The cavernous room in the U.S. District Court in Washington, D.C., was nearly empty, except for a few journalists holding yellow legal pads. A small parade of government lawyers marched in and rested their briefcases on their desks before approaching the trio of lawyers representing Mohammed Jawad, an Afghan national who was detained in 2002 after being accused of throwing a grenade at an American convoy, injuring several American soldiers. He was between 12 and 17 years old at the time and has been in U.S. custody for seven years. The hearing, held in June, was not related to Jawad’s guilt or innocence. Rather, it was his habeas corpus proceeding — the legal challenge to the government’s ability to hold him in the first place.
It is widely believed that Jawad’s confession, offered to Afghan authorities shortly after his capture, was coerced through torture. Jawad is illiterate, and the confession was written in a dialect he didn’t speak, accompanied by a separate page bearing only his thumbprint. His military defense attorney, Maj. Eric Montalvo, says that as soon as Jawad was asked about the incident in a language he could understand, he denied everything. Then, Montalvo says, Jawad was handed over to American interrogators who tortured him (“They did things that were classified”). After Jawad attempted suicide in his Guantánamo cell in 2003, he was subjected to the government’s “frequent flyer” program, in which the detainee is moved from cell to cell every few hours for days or weeks on end, in order to deny him sleep.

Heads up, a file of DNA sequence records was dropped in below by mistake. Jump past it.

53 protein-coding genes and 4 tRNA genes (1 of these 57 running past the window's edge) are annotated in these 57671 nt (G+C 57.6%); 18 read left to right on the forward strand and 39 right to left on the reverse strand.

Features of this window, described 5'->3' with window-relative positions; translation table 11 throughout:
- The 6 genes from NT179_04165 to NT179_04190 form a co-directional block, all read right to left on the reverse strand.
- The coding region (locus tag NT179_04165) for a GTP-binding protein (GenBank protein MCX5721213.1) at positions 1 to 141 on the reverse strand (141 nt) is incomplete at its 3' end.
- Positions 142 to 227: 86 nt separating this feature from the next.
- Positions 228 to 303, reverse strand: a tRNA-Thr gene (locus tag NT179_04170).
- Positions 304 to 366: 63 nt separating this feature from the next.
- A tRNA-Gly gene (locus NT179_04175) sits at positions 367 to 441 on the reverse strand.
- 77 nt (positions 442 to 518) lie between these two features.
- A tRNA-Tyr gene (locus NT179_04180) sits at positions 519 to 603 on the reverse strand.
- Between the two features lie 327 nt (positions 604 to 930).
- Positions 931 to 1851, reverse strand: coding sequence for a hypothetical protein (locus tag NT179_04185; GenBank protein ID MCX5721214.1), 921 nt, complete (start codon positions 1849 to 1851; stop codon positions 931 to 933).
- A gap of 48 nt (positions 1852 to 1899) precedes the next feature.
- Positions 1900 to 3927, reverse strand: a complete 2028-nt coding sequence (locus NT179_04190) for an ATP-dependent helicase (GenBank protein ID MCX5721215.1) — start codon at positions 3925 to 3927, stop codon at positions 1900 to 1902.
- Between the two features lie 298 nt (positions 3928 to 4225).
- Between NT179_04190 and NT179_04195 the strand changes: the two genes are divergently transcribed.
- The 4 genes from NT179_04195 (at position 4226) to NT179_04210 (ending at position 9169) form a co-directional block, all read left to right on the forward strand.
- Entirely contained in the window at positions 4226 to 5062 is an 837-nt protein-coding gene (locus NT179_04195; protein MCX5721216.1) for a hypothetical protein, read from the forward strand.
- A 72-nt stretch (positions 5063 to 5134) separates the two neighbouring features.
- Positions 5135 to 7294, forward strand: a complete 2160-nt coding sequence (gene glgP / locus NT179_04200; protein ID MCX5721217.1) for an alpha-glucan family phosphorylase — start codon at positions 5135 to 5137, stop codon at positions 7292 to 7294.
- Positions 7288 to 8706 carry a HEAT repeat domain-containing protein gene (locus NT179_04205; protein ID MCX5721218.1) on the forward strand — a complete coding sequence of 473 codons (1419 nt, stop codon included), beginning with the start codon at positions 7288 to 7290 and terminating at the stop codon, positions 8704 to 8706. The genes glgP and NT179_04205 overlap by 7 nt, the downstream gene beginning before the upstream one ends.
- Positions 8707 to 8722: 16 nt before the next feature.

Because Jawad was technically captured “on the battlefield,” he appeared before a military commission in 2007. At the hearing, the presiding judge threw out the coerced confessions and the original prosecutor, Lt. Col. Darrel Vandeveld, resigned in disgust, penning a letter in which he denounced the commissions as a travesty. Jawad has been denied a criminal trial, where his culpability might be determined according to the high standards of federal courts. “Under the Bush administration, there was this attempt to blur the criminal-justice system and the military-justice system and create this hybrid system that lacked due-process safeguards,” says Stacy Sullivan, a counterterrorism adviser for Human Rights Watch. “We hoped that during the Obama administration we’d be able to put those pieces back where they belong. That doesn’t seem to be happening.” [continued…]